Melinda Bixler-Man’s Search for Meaning

Author of Book: Viktor E. Frankl
Date Read: September 12, 2023

Book Report

Why I read it:
I read this book because it was recommended by several people I admire and respect.

What I learned from it:
-Even when all other liberties are removed, we retain the freedom of thought. Our thoughts and perceptions have a tremendous influence on our lives.
-People who continue having hope and feel a sense of purpose have a better chance of surviving the most challenging and painful times. Absent hope and a reason to live, many people don’t make it through that situation.
-Survival of the body is extremely influenced by the mind.
-Logotherapy describes the process of surviving through pain and hardship. It further evaluates and describes the benefits of finding hope during (what feels like) an impossible situation.

Summary of the book:
The book recounts the lives of men who were prisoners of Nazi concentration camps. It tells of the abuse, torture, treatment, death, and psychological destruction of prisoners. They witnessed murders of other prisoners as well as deaths related to Typhus and other illnesses. Millions died. Few survived and it’s believed that through hope some found purpose and meaning in their lives. Logotherapy is Frankl’s philosophy that evolved as a result of his concentration camp experiences.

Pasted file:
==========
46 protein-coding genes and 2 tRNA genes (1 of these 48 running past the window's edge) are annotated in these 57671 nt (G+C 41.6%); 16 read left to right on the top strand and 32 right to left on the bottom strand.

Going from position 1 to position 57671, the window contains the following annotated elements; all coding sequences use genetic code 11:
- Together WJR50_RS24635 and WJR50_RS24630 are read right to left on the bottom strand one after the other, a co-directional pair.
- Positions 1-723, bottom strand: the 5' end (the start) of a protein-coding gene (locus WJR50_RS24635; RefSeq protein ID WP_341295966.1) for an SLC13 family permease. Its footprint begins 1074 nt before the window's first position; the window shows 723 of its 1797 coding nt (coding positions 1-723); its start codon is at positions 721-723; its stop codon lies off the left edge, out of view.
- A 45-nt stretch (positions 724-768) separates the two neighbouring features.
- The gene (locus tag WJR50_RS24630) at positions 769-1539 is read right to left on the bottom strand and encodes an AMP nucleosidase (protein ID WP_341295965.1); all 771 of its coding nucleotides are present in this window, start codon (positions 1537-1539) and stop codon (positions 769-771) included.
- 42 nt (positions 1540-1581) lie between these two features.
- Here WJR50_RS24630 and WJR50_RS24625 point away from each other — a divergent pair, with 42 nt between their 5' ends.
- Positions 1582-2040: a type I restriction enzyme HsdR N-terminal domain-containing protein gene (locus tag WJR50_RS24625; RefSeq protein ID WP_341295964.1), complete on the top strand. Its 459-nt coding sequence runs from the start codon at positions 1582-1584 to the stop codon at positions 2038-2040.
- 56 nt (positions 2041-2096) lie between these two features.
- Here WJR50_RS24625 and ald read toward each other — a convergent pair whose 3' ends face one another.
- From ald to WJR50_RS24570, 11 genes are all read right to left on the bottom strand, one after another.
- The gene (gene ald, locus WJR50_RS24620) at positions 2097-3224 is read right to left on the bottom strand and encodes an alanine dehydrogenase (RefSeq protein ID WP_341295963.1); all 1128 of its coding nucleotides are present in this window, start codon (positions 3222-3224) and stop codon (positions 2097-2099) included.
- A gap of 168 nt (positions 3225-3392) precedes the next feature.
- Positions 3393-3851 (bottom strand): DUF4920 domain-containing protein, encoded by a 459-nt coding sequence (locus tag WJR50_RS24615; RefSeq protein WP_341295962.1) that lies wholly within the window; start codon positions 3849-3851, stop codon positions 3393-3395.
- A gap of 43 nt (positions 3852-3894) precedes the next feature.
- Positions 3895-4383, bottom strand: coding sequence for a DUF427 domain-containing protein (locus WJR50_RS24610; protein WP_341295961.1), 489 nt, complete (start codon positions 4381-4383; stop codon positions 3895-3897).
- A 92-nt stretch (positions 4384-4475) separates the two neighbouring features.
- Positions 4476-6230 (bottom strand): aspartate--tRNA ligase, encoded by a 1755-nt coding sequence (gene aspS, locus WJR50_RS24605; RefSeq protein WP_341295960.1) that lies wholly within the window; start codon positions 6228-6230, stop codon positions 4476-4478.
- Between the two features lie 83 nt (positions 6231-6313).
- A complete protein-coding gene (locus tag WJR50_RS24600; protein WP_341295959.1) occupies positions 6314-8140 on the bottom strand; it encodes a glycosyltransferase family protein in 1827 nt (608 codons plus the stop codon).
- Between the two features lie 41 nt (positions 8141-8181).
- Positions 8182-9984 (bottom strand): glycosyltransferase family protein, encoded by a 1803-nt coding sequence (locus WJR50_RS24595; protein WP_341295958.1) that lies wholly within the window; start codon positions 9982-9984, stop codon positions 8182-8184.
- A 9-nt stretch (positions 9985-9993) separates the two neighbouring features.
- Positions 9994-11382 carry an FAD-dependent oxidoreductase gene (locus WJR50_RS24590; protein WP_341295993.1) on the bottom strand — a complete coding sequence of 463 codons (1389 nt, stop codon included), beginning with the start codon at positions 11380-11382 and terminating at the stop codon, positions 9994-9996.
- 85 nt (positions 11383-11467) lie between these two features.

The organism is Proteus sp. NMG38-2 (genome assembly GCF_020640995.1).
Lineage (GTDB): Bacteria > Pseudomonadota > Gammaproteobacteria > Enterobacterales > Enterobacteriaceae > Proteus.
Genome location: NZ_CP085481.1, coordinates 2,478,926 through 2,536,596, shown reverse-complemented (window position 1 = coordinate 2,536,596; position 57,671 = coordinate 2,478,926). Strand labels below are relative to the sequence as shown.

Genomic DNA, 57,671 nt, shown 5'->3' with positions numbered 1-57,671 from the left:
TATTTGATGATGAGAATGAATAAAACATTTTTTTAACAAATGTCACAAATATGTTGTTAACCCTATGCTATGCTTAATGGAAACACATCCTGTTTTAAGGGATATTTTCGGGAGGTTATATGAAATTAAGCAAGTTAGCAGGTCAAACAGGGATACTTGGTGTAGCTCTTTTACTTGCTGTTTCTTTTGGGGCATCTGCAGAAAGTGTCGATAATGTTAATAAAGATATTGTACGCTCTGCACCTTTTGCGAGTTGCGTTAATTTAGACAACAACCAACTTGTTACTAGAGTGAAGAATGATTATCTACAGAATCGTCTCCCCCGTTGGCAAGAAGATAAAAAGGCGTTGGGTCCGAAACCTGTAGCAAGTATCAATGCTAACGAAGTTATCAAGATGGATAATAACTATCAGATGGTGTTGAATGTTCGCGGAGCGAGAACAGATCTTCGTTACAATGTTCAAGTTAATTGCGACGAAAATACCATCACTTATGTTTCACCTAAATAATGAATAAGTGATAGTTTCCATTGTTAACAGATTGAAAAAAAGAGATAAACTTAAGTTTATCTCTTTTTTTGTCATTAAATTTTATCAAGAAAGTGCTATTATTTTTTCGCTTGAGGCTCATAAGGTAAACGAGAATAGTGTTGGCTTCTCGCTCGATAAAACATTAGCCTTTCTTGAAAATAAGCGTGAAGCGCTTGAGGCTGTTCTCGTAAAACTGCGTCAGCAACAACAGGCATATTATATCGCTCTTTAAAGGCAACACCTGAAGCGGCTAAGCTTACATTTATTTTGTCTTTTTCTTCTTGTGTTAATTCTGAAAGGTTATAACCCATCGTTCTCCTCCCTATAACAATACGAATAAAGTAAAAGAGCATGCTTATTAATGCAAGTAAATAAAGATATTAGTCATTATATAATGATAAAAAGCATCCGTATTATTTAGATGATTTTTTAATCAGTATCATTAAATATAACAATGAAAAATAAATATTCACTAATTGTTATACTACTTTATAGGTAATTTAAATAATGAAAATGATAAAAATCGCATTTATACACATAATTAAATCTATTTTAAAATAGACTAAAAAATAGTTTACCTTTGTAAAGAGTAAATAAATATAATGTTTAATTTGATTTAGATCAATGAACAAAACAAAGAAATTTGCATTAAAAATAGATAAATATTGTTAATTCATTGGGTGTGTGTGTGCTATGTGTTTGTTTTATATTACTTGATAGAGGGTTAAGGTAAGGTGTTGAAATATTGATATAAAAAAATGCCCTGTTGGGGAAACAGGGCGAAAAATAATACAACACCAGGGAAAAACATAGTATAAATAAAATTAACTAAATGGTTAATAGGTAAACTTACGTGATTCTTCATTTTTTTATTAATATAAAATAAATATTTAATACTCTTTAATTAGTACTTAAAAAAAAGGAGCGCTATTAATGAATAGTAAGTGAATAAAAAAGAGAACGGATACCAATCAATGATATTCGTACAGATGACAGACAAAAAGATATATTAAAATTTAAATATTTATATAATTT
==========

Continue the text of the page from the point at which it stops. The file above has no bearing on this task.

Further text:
The ability to survive the most difficult times is strengthened by the mind. With a will to live and even a small sense of purpose, we can overcome situations that may psychologically and physically destroy some people. Additionally, it’s even possible to find the positives – silver lining – that’s disguised within tragic situations. Even when a season of life feels impossible, the strength of our spirit, mind, and attitude can lead us through it.

How will reading the book contribute to success inside prison and after release:
The prison houses people from all walks of life. For many, it’s the lowest, most difficult point in one’s life. Here there is sadness, loneliness, fear, and regret. As an inmate, I can relate to this book. I must admit, though, unlike concentration camps most would argue that we deserve this. Additionally, we don’t face the fear of death each day like Nazi prisoners did. Knowing that I can overcome this with dignity and self-respect is powerful. I know the power of my thoughts and each day I make an effort to find the good that comes from that day. My attitude and how I harness my thoughts strengthen my sense of purpose and provide the foundation on which I rebuild my life and reputation.